A statistically robust alternative to the moving-average filter is the median filter. Where a moving average filter takes the arithmetic mean of the input over a moving sample window, a median filter (per the name) takes a median instead.
The median filter is most-useful for removing occasional outliers from an input stream. This makes it particularly well-suited to filtering inputs from distance sensors, which are prone to occasional interference. Unlike a moving average, the median filter will remain completely unaffected by small numbers of outliers, no matter how extreme.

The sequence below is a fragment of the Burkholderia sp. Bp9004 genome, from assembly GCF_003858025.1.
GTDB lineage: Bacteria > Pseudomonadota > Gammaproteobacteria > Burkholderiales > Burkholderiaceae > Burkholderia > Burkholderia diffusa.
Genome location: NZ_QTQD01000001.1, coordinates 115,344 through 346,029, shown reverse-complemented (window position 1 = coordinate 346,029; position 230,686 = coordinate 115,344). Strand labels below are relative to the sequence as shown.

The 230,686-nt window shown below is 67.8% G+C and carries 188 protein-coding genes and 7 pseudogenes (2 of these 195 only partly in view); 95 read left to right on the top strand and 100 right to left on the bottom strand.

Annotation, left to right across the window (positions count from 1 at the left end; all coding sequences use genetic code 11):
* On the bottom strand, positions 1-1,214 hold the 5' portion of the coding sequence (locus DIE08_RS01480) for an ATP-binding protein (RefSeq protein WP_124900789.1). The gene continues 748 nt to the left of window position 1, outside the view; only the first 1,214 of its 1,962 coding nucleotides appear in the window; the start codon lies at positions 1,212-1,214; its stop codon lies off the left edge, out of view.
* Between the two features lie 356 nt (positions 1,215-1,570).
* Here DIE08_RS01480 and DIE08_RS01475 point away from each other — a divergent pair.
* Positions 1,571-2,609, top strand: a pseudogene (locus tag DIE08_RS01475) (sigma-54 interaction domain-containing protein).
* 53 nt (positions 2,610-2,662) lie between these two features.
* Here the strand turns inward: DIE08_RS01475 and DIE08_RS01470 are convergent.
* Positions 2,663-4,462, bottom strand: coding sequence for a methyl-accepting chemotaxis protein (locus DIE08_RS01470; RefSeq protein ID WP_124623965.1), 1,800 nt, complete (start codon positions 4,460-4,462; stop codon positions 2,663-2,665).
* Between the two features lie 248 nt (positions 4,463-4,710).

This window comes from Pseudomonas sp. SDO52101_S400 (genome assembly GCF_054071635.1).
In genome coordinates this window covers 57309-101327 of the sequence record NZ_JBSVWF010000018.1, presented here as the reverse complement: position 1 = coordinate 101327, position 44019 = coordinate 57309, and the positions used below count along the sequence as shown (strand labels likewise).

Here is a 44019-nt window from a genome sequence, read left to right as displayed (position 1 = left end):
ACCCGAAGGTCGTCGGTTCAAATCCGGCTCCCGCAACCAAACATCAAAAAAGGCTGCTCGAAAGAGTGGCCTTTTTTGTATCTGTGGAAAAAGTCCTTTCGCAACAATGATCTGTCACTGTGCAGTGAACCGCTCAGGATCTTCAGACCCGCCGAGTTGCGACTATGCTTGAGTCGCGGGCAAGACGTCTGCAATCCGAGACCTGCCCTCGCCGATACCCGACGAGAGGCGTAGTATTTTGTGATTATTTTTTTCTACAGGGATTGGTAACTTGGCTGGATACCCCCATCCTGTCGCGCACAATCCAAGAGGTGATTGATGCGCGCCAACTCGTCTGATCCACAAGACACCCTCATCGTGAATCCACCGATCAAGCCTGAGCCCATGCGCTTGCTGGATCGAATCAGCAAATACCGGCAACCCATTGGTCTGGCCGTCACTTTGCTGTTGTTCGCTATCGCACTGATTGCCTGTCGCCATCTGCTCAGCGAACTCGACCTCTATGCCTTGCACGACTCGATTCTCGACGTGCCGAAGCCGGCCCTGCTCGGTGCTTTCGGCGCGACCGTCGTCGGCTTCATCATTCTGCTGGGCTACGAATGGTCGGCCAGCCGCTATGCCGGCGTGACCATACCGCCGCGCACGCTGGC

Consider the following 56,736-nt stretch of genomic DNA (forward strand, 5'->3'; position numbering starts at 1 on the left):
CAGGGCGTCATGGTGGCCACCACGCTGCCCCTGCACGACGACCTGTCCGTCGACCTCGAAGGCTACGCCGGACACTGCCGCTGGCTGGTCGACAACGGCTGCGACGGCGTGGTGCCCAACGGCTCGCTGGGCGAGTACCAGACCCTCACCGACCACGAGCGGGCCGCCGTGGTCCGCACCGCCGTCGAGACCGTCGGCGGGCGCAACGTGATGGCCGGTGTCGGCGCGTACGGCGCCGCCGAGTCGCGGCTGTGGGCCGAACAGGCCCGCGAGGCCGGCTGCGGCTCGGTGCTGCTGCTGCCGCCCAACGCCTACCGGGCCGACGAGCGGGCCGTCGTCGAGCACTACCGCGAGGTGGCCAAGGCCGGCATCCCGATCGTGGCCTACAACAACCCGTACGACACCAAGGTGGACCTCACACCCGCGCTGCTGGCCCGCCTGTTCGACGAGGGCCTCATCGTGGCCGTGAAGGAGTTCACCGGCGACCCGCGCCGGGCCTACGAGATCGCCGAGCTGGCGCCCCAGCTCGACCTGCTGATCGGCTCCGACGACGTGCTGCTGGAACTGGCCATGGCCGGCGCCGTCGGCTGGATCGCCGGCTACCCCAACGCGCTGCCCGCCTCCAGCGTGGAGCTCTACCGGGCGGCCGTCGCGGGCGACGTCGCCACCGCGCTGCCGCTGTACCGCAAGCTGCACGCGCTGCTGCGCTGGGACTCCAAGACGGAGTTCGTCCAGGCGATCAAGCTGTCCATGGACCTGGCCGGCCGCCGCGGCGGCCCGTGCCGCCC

The median filter is supported in WPILib through the
MedianFilter class (Java, C++).
Creating a MedianFilter
MedianFilter class is templated on the data type used for the input.
Because filters have “memory”, each input stream requires its own filter object. Do not attempt to use the same filter object for multiple input streams.
MedianFilter is simple:
// Creates a MedianFilter with a window size of 5 samples MedianFilter filter = new MedianFilter(5);
// Creates a MedianFilter with a window size of 5 samples frc::MedianFilter<double> filter(5);
Using a MedianFilter
Once your filter has been created, using it is easy - simply call the
calculate() method with the most recent input to obtain the filtered output:
// Calculates the next value of the output filter.calculate(input);
// Calculates the next value of the output filter.Calculate(input);